ACT News

Changes to crimes act ban up-skirting and down-blousing

Attorney-General Simon Corbell
Attorney-General Simon Corbell  Photo: Rohan Thomson

Voyeuristic behaviour including taking photographs through so-called up-skirting and down-blousing will become criminal offences in the ACT.

On Tuesday the Legislative Assembly passed laws banning the practice linked to increasing use of technology including smartphones and tablet computers.  

Attorney-General Simon Corbell said the Crimes Legislation Amendment Act 2014 would also place new restrictions on the display of some drug paraphernalia, allow for victim impact statements to be presented to courts in the form of drawings and create new requirements for accompanied interviews to be provided to Aboriginal and Torres Strait Islander people who are subject to an application or order for a forensic procedure. 

The assembly heard many people photographed in up-skirting and down-blousing incidents didn't   realise they had  been targeted. Photos, often taken in public places such as shopping centre change rooms or on escalators, were  later traded and sold in online forums. 

Other examples have included live streaming of activity without the consent or knowledge of participants. 

"New technologies allow quieter, more surreptitious ways of invading another's privacy and the offences aim to protect the community from that behaviour," Mr Corbell said.

"The nature of the offence means that a violation of privacy occurs often without the victim's knowledge and therefore without giving them the chance to defend themselves. It is important to send a clear message that this behaviour is not acceptable."

First introduced in November, other reforms include amendments to firearms law to reduce some restrictions, and changes to requirements on people carrying out or assisting in some forensic procedures to be of the same sex as the subject of the procedure wherever practicable.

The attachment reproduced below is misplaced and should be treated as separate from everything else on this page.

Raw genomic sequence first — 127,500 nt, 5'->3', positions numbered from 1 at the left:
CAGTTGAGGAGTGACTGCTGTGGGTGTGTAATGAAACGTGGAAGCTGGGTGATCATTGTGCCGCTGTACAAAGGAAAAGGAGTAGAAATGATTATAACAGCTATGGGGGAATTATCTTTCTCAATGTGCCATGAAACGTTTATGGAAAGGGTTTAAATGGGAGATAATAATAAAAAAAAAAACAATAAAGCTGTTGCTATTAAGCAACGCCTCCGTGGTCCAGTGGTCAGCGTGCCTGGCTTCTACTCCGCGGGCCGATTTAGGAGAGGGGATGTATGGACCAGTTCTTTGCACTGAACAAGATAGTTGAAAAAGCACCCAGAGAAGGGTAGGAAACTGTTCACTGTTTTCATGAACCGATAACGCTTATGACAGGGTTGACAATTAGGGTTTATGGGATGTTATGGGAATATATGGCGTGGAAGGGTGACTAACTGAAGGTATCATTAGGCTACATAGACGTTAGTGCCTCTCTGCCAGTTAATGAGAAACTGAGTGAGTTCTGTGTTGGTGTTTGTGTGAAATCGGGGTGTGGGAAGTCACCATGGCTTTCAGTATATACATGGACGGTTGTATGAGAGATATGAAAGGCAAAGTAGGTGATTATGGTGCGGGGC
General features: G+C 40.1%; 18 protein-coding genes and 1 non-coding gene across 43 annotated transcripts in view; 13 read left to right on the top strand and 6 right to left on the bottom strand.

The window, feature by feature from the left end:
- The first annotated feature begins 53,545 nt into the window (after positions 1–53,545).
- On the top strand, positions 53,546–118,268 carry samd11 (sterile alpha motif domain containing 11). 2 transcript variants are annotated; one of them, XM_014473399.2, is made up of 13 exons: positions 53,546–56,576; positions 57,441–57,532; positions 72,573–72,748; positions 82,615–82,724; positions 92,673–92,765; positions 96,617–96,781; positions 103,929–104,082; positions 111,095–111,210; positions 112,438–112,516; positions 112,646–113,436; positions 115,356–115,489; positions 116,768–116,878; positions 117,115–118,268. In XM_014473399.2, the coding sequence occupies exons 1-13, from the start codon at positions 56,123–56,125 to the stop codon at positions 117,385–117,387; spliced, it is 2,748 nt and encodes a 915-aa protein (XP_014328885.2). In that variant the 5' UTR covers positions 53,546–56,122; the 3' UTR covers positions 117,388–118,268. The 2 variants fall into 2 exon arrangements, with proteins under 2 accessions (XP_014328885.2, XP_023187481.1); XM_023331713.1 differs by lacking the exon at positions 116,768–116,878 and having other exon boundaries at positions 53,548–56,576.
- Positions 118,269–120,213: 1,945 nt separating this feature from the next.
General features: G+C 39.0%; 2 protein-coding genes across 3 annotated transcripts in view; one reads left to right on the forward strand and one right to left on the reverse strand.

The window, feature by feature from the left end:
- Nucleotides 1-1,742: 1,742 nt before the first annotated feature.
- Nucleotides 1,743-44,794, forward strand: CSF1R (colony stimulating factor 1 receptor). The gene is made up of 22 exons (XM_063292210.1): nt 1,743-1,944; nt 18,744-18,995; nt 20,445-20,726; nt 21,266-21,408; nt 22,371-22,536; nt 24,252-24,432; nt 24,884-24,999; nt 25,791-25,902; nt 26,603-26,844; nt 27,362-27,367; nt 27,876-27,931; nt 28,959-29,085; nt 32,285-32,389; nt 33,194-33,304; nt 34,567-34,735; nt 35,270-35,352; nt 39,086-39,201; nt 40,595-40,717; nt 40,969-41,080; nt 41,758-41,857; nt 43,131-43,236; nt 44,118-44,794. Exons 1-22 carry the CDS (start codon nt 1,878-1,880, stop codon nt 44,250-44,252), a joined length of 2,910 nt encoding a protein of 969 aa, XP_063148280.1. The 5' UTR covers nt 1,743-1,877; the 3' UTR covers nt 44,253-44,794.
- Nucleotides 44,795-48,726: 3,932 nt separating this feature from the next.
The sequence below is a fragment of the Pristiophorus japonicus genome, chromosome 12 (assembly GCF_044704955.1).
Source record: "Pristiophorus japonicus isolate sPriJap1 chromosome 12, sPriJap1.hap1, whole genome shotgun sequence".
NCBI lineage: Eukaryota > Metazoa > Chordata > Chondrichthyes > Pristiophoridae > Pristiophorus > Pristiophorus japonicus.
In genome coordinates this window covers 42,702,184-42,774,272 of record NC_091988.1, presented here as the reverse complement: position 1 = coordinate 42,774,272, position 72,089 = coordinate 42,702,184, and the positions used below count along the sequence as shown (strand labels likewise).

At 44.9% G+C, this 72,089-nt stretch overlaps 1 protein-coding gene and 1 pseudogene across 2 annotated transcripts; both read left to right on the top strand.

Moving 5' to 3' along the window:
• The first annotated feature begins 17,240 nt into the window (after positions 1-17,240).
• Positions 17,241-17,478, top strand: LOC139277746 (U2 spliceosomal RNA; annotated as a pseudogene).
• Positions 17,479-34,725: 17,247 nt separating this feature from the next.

Displaying ice pipes, hash pipes and cannabis water pipes for sale will be banned, in a similar way to existing preventions of display of smoking products.

"Banning the display for sale of drug pipes is an important health initiative that will support Canberra as a healthy and safe place to live," Mr Corbell said.

The reforms were supported by the Liberal opposition and Greens minister Shane Rattenbury. 

Mr Rattenbury said he welcomed new requirements for interview-friends to be provided for an Aboriginal or Torres Strait Islander person suspected of a crime in the ACT.

The requirement was first implemented in other jurisdictions after the landmark Royal Commission into Aboriginal Deaths in Custody, concluded in 1991. 

"This positive change has been recommended by the Aboriginal Justice Centre and the Aboriginal Legal Service, and I'm pleased that the ACT has closed this gap in the law," Mr Rattenbury said,

"The same change has already been made in NSW." 

He said the need to ban the sale of drug paraphernalia had been obvious to the community for some time, in a similar way to previous moves to ban retailers from displaying fireworks and X-rated pornography. 

"To some people it might seem prudish to have to hide these devices from sale but I agree that it is problematic to allow the open display for sale of ice pipes, for example," Mr Rattenbury said.

"Potentially it weakens the message to people that ice is an extremely dangerous and harmful drug." 

Mr Rattenbury welcomed a new offence of filming or photographing a person's genitals or anal region. 

"It's critical, in my view, that we have a law that is framed in a way that can satisfactorily capture the range of these voyeuristic and intrusive behaviours that are committed too frequently against women," he said.